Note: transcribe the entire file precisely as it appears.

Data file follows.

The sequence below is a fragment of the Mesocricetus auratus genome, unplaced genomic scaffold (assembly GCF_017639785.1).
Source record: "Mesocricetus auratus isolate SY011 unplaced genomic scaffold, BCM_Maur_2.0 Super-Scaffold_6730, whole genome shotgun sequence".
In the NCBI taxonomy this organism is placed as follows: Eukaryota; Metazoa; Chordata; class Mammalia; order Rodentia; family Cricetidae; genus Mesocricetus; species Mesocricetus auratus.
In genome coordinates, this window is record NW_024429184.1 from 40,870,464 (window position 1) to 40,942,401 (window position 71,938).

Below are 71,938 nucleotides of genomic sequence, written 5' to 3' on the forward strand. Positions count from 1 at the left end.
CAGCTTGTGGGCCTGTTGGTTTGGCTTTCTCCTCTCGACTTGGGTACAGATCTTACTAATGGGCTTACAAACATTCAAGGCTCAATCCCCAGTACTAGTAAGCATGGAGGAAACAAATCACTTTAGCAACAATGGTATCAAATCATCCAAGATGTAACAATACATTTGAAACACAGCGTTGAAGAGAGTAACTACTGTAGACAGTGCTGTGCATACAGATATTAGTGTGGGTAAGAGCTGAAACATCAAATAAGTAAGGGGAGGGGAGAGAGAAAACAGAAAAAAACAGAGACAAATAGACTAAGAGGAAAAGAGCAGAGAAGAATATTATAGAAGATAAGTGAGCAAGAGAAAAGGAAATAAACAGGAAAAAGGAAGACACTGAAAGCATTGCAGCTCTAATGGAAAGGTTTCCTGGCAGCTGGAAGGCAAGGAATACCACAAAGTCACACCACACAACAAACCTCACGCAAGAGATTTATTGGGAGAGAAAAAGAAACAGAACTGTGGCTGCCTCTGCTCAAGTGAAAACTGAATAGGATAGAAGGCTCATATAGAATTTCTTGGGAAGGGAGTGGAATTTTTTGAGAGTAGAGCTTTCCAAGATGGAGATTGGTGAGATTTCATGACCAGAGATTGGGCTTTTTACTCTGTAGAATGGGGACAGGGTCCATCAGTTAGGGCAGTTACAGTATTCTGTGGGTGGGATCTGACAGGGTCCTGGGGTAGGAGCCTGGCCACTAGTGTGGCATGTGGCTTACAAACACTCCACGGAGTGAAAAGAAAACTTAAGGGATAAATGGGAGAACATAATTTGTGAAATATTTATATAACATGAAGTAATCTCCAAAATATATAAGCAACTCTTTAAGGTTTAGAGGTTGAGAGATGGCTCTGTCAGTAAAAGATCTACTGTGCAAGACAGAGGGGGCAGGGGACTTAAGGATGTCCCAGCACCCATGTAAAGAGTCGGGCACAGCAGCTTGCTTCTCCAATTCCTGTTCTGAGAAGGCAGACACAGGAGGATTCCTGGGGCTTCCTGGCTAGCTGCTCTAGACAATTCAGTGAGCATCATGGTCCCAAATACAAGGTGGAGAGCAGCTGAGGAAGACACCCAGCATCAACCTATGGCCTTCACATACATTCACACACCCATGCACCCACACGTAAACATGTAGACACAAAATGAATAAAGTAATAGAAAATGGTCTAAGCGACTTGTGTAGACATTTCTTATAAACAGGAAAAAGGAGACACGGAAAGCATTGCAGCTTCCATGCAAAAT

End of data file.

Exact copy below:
The sequence below is a fragment of the Mesocricetus auratus genome, unplaced genomic scaffold (assembly GCF_017639785.1).
Source record: "Mesocricetus auratus isolate SY011 unplaced genomic scaffold, BCM_Maur_2.0 Super-Scaffold_6730, whole genome shotgun sequence".
In the NCBI taxonomy this organism is placed as follows: Eukaryota; Metazoa; Chordata; class Mammalia; order Rodentia; family Cricetidae; genus Mesocricetus; species Mesocricetus auratus.
In genome coordinates, this window is record NW_024429184.1 from 40,870,464 (window position 1) to 40,942,401 (window position 71,938).

Below are 71,938 nucleotides of genomic sequence, written 5' to 3' on the forward strand. Positions count from 1 at the left end.
CAGCTTGTGGGCCTGTTGGTTTGGCTTTCTCCTCTCGACTTGGGTACAGATCTTACTAATGGGCTTACAAACATTCAAGGCTCAATCCCCAGTACTAGTAAGCATGGAGGAAACAAATCACTTTAGCAACAATGGTATCAAATCATCCAAGATGTAACAATACATTTGAAACACAGCGTTGAAGAGAGTAACTACTGTAGACAGTGCTGTGCATACAGATATTAGTGTGGGTAAGAGCTGAAACATCAAATAAGTAAGGGGAGGGGAGAGAGAAAACAGAAAAAAACAGAGACAAATAGACTAAGAGGAAAAGAGCAGAGAAGAATATTATAGAAGATAAGTGAGCAAGAGAAAAGGAAATAAACAGGAAAAAGGAAGACACTGAAAGCATTGCAGCTCTAATGGAAAGGTTTCCTGGCAGCTGGAAGGCAAGGAATACCACAAAGTCACACCACACAACAAACCTCACGCAAGAGATTTATTGGGAGAGAAAAAGAAACAGAACTGTGGCTGCCTCTGCTCAAGTGAAAACTGAATAGGATAGAAGGCTCATATAGAATTTCTTGGGAAGGGAGTGGAATTTTTTGAGAGTAGAGCTTTCCAAGATGGAGATTGGTGAGATTTCATGACCAGAGATTGGGCTTTTTACTCTGTAGAATGGGGACAGGGTCCATCAGTTAGGGCAGTTACAGTATTCTGTGGGTGGGATCTGACAGGGTCCTGGGGTAGGAGCCTGGCCACTAGTGTGGCATGTGGCTTACAAACACTCCACGGAGTGAAAAGAAAACTTAAGGGATAAATGGGAGAACATAATTTGTGAAATATTTATATAACATGAAGTAATCTCCAAAATATATAAGCAACTCTTTAAGGTTTAGAGGTTGAGAGATGGCTCTGTCAGTAAAAGATCTACTGTGCAAGACAGAGGGGGCAGGGGACTTAAGGATGTCCCAGCACCCATGTAAAGAGTCGGGCACAGCAGCTTGCTTCTCCAATTCCTGTTCTGAGAAGGCAGACACAGGAGGATTCCTGGGGCTTCCTGGCTAGCTGCTCTAGACAATTCAGTGAGCATCATGGTCCCAAATACAAGGTGGAGAGCAGCTGAGGAAGACACCCAGCATCAACCTATGGCCTTCACATACATTCACACACCCATGCACCCACACGTAAACATGTAGACACAAAATGAATAAAGTAATAGAAAATGGTCTAAGCGACTTGTGTAGACATTTCTTATAAACAGGAAAAAGGAGACACGGAAAGCATTGCAGCTTCCATGCAAAAT